“The free market doesn't work very well for these grains. We need some help there. We could have just a little help and some kind of price supports for our farmers. They need it and it probably wouldn't cost the tax payers hardly anything if we kind of slow down these foreign imports of grain,” Svoboda said, adding that possible tariffs would “cause lots of problems for us in the business we’re in.”

In a news release, Svoboda said “his number one priority is to fight back against Trump’s anti-agricultural tariff policies” and not allowing “Nebraska ag producers to be used as cannon fodder.”

On national security, Svoboda said we should “learn from Pearl Harbor” and “we should attack first” if there’s positive information that an enemy will attack.

He also advocates for emergency food supplies in case the U.S. is attacked. “We're going to have to have some non-perishable food stored around these cities so the people can survive. Food and water. I think that's what we should do. Of course, after the threats over with, we can distribute the food around. That wouldn't be a bad problem at all.”

Svoboda said there should be legislation that prevents sales of rapid fire weapons. “I certainly don't want to see private ownership of that. I think pistols and shotguns are fine for people that should have private ownership of, and I think people should have a pistol in the house.”

Svoboda said “this country was formed on immigration,” and that he’s “not excited by that big wall.” On the DACA program, he said “I think they should have an opportunity to become citizens. We need bright people.”

He said federal spending “has got out of line” and that more taxes “is not what we need.” When asked what needs to be done to reduce the federal deficit, he answered “I don't see how we can reduce it. We just hope that the country is going to be continually employed and we hope it will not deflate our dollar. Maybe we shouldn't be living on hope, but if somebody can come along and tell us how to do it, that'd be fine. We definitely need to slow down any new ideas as government.”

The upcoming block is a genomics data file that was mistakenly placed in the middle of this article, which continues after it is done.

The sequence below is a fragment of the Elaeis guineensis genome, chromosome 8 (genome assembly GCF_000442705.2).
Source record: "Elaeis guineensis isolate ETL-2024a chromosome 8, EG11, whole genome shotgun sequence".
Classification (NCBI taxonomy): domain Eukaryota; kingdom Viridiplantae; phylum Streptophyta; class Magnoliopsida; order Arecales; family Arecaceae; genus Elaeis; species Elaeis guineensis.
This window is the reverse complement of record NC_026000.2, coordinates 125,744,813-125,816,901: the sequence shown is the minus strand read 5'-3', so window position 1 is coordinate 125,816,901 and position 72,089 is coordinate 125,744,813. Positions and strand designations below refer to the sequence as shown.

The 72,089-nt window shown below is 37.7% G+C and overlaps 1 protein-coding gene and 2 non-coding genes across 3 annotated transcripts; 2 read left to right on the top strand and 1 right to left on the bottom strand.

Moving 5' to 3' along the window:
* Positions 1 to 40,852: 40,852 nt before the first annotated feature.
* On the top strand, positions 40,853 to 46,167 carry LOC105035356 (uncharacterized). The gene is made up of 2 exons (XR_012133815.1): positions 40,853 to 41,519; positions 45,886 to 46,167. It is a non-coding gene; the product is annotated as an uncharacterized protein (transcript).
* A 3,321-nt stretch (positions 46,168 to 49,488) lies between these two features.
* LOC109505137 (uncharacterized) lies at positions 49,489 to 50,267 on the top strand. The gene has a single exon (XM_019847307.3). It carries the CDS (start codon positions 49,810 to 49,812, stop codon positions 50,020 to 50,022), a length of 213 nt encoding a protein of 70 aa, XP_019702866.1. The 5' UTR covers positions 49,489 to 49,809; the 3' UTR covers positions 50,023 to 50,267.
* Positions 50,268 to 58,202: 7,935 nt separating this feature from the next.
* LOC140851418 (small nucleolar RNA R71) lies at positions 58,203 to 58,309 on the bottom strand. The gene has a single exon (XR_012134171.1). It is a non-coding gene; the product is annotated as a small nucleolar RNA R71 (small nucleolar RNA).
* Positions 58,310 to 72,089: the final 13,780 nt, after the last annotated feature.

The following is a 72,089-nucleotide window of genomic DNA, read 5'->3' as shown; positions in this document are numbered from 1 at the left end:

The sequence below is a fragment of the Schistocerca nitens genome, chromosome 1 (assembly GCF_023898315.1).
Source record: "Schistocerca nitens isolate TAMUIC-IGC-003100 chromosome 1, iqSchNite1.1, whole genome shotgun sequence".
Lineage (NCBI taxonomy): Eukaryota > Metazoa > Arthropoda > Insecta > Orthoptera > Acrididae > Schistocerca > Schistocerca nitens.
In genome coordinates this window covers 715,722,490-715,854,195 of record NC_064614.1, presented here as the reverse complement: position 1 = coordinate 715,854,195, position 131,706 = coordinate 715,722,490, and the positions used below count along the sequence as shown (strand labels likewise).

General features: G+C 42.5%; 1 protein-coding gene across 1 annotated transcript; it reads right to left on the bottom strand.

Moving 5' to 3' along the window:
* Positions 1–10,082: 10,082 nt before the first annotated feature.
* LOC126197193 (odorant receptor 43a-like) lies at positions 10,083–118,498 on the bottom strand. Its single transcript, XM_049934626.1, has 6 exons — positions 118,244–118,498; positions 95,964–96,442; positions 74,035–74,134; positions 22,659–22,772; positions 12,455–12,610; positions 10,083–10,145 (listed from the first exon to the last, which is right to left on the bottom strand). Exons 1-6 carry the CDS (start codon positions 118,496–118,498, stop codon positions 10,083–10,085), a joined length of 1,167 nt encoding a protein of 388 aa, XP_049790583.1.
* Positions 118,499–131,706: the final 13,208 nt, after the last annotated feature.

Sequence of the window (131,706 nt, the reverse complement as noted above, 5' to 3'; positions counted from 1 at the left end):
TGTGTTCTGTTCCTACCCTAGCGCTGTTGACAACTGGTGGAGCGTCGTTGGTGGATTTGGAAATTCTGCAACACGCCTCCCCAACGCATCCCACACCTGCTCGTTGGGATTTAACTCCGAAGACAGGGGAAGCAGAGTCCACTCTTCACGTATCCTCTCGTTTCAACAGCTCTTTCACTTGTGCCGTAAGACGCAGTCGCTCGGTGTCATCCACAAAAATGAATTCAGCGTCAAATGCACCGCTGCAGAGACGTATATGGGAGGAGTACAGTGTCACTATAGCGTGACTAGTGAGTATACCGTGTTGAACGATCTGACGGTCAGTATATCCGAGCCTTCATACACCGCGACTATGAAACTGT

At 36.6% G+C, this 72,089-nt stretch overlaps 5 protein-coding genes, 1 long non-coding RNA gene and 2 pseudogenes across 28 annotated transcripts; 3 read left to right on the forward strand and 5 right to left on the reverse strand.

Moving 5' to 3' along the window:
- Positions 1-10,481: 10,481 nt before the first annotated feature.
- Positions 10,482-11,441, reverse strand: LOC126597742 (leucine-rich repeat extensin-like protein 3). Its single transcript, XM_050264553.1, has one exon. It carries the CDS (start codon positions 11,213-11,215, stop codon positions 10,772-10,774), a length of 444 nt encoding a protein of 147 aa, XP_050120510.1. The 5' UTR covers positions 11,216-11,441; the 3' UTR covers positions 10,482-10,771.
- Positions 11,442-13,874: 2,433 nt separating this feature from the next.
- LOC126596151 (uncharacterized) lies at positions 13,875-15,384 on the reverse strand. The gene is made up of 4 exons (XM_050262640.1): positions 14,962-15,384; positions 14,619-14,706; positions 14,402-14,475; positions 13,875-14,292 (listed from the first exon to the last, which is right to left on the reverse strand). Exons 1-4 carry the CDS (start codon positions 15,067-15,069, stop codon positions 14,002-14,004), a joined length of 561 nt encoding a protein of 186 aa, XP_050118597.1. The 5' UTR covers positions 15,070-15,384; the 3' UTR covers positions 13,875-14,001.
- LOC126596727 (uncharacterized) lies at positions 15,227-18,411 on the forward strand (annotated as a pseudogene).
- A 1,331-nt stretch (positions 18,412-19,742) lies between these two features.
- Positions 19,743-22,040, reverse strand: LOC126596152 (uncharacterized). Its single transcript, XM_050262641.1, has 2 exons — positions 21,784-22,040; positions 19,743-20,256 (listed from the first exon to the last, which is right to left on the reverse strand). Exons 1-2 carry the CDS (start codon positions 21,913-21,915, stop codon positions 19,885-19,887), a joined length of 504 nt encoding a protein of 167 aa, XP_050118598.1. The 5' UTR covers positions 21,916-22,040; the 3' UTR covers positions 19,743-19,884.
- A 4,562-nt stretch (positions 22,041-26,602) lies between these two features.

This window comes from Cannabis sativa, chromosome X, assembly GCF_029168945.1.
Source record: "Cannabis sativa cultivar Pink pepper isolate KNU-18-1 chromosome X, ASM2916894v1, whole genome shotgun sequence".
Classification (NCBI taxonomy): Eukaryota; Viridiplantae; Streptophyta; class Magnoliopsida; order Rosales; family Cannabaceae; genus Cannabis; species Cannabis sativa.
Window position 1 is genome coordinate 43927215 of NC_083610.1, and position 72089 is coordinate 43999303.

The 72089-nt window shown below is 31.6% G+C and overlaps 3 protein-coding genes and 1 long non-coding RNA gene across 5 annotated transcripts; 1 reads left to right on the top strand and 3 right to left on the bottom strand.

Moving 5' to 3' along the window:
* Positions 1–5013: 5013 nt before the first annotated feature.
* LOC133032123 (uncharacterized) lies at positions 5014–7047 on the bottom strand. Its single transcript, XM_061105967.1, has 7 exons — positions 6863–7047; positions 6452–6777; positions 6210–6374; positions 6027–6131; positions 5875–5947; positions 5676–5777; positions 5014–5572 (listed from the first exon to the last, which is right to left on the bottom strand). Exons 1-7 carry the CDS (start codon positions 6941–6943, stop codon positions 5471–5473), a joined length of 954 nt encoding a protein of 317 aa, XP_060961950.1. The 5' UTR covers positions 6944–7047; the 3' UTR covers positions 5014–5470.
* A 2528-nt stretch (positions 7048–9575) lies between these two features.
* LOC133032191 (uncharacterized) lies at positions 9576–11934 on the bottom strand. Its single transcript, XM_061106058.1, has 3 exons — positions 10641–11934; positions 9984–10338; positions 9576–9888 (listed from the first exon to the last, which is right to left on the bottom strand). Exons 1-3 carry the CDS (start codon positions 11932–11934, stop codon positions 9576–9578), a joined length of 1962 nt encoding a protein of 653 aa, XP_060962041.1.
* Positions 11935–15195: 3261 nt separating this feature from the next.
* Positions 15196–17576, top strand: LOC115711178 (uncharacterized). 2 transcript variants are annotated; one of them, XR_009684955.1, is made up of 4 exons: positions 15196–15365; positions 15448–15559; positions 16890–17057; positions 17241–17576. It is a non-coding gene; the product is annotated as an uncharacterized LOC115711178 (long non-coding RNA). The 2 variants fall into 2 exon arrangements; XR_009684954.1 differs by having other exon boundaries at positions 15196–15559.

Svoboda said he is pro-life at “all stages of life, young and old”; is against legalization of marijuana; and calls for getting rid of interest on government student loans.

He’s been a Republican, is now a Democrat and said being bi-partisan is important. “To get something done, both sides must agree, or at least partially agree. Somebody may have to give someplace. We have to give on these things because if we don't, we're not going to get anything done.”

Thanks to contributions and loans he’s made to his campaign, Svoboda has nearly $50,000 in cash on hand, according to a recent Federal Election Commission filing. He has web and social media presence and plans to run campaign ads. “I've done a lot of things. I'm fairly well-known in this state. My name and nationality is well-known in the state,” Svoboda said. “That's my main asset I have.”

If elected at 93, Svoboda would not be the oldest ever U.S. Senator; Strom Thurmond of South Carolina was 100 when he stepped down.